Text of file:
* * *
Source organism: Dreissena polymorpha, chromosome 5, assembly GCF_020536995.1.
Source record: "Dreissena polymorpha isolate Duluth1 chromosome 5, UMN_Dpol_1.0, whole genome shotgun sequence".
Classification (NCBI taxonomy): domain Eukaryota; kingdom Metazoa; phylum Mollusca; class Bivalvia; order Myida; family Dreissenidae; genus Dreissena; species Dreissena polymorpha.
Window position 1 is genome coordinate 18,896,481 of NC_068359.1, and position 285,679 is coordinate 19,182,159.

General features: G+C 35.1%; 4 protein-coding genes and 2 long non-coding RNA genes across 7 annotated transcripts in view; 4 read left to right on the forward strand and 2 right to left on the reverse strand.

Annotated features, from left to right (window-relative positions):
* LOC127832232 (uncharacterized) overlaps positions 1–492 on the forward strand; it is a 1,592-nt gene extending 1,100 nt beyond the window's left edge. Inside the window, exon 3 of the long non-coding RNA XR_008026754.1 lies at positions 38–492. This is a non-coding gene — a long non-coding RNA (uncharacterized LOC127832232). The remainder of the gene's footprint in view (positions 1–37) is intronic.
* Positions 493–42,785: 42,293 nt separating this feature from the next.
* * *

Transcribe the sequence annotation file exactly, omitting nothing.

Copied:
Source organism: Dreissena polymorpha, chromosome 5, assembly GCF_020536995.1.
Source record: "Dreissena polymorpha isolate Duluth1 chromosome 5, UMN_Dpol_1.0, whole genome shotgun sequence".
Classification (NCBI taxonomy): domain Eukaryota; kingdom Metazoa; phylum Mollusca; class Bivalvia; order Myida; family Dreissenidae; genus Dreissena; species Dreissena polymorpha.
Window position 1 is genome coordinate 18,896,481 of NC_068359.1, and position 285,679 is coordinate 19,182,159.

General features: G+C 35.1%; 4 protein-coding genes and 2 long non-coding RNA genes across 7 annotated transcripts in view; 4 read left to right on the forward strand and 2 right to left on the reverse strand.

Annotated features, from left to right (window-relative positions):
* LOC127832232 (uncharacterized) overlaps positions 1–492 on the forward strand; it is a 1,592-nt gene extending 1,100 nt beyond the window's left edge. Inside the window, exon 3 of the long non-coding RNA XR_008026754.1 lies at positions 38–492. This is a non-coding gene — a long non-coding RNA (uncharacterized LOC127832232). The remainder of the gene's footprint in view (positions 1–37) is intronic.
* Positions 493–42,785: 42,293 nt separating this feature from the next.